I found this in the great clean out of 2010, Bridgeport, Connecticut. Once upon a time, I had a slightly newer version of this, I think from 1972 or so. This version is from 1964 and gives a complete rundown of most small tubes that were manufactured back then.
There is something about a well-designed, well-maintained piece of tube gear. I remember an old Collins tube console that was in a production room at a small AM station. The console went dead (the paper clip shorted the B+) and I fixed it.
I recall listening to the test recording of my own voice from a reel-to-reel machine when I fixed the console. It sounded better than I’d ever heard it, not that I have a great radio voice, by any means.
A tube is a voltage amplifier versus a transistor, which is a current amplifier. A tube does not have the same fidelity as a transistor, as the voltage reaches its peak, it gets a little fuzzy, adding some distortion and harmonics. Tube gear adds warmth, what a musician might call Timbre. The combination of fundamental frequency and varying amplitudes of harmonic frequencies allow a listener to tell the difference between a piano and a guitar playing the same note.
This is what the current crop of tube mic preamps and other tube products tries to reproduce. Several companies have come out with an amplifier design that has mostly transistors and one tube, usually a 12AX7. Unfortunately, at least in my opinion, they fall a little short. If you want to have the “tube sound,” it needs to be all hollow state.
What is intriguing to me are the schematic diagrams in the back of the book. There is one for an audio amplifier:
This is a single-channel unit, for stereo, it would need to be duplicated. Also, I would lose the tube rectifier in favor of a solid-state full wave bridge, which would simplify T2 somewhat. The OA2 could also be changed to a diode. Looks like unbalanced audio, which could be modified with an input transformer.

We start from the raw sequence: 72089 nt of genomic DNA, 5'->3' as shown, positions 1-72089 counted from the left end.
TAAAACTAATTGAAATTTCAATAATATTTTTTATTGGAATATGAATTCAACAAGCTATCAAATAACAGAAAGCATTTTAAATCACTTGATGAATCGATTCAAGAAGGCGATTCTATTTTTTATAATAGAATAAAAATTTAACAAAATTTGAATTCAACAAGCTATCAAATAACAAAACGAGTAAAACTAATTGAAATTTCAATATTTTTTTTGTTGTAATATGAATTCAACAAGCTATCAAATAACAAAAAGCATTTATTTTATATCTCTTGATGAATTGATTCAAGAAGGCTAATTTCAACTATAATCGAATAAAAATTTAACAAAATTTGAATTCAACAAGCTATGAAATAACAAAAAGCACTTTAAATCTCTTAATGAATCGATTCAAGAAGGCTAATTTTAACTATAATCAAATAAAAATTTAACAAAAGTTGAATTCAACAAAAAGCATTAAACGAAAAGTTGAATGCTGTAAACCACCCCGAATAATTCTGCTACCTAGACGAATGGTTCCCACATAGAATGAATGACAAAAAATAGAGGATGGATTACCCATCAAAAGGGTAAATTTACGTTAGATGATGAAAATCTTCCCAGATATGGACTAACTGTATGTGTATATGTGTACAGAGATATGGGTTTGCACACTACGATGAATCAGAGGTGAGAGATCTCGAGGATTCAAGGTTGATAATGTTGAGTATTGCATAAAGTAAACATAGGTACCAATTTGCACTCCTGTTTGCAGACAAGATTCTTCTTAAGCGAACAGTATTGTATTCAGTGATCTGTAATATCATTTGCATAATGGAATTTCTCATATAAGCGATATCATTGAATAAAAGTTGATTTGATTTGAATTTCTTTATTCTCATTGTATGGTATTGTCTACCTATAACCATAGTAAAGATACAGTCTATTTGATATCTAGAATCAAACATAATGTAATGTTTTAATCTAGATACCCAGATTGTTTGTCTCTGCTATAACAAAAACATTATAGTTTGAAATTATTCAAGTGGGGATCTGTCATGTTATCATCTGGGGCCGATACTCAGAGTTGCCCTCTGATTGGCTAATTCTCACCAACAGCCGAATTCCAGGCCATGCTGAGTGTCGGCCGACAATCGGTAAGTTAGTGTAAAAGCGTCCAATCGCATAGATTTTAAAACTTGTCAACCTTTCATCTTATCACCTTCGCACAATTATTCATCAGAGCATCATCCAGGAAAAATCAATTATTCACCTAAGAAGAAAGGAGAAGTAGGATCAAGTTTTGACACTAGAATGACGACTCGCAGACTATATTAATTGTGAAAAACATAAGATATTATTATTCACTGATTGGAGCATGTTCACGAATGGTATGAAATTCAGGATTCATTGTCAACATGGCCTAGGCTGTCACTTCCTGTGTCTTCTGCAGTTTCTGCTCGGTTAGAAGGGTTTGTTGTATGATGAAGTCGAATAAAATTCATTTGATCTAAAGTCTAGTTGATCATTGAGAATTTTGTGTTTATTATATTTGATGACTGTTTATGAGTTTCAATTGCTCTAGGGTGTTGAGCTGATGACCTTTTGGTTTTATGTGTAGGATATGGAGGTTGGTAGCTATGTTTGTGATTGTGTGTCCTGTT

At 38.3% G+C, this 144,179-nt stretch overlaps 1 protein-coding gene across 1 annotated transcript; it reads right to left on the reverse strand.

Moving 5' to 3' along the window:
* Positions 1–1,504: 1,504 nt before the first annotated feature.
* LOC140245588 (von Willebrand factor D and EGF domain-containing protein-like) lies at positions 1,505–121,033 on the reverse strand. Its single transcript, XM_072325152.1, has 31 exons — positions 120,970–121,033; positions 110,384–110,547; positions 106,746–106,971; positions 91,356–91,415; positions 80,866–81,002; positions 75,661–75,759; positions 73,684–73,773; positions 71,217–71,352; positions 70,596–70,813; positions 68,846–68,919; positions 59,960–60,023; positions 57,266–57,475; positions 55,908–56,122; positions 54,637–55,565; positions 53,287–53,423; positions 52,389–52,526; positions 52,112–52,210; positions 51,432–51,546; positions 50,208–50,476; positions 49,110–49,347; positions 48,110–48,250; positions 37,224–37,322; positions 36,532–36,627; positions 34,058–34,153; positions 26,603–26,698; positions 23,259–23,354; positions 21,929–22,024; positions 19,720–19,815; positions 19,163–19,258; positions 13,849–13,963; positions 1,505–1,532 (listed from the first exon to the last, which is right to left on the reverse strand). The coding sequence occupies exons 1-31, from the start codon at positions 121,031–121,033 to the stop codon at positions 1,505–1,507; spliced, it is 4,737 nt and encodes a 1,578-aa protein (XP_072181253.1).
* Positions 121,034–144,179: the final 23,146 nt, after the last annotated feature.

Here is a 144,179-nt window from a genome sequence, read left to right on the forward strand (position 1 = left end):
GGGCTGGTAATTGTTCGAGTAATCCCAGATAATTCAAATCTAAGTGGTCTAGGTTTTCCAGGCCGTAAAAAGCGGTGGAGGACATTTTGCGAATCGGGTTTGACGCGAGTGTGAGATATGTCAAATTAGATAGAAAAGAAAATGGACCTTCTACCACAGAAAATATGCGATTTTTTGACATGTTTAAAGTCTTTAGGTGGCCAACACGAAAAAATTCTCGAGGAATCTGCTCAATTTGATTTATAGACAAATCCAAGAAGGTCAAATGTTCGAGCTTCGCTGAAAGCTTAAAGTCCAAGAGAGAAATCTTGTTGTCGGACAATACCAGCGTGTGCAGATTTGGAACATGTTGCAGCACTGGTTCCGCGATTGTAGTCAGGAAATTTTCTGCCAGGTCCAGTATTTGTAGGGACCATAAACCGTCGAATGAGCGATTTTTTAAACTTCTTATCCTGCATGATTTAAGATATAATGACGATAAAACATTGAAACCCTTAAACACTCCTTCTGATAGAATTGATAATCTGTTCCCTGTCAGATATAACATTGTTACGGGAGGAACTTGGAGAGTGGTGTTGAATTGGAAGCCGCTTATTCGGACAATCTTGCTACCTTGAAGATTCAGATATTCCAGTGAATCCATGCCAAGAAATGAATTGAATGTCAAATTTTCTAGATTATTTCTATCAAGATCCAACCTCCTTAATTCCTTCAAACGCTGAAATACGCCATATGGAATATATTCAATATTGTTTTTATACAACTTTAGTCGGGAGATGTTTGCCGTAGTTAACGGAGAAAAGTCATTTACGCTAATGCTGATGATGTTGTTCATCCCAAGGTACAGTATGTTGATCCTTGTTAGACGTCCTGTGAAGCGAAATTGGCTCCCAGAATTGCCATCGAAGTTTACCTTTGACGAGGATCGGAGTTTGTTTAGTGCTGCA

Another interesting diagram is this one, which can be used as a mic preamp:
That looks like a pretty solid design, a few tweaks here or there to add some gain reduction and some type of output level adjustment and I would be a really cool piece of gear. Again, the tube rectifier could be replaced with something solid state. The output transformer would likely have to be changed to something like 600 ohms.
Couple that to something like this, the Collins 26U compressor/limiter, and one would have a great sounding microphone processor:
Looks pretty cool. R10 is used to balance the two plate currents. I would be interested in the transformer values, input/output impedances, voltages, etc. The 6386 tube is very hard to find these days, a good substitute would be a 5670 which is still made by several manufacturers.
Update: This is a picture of a Collins 26-U sitting on my boss’s floor.
A great online source for tube information is Electron Tube Data Sheets.
If I have some time this winter, it may be a fun project to fool around with.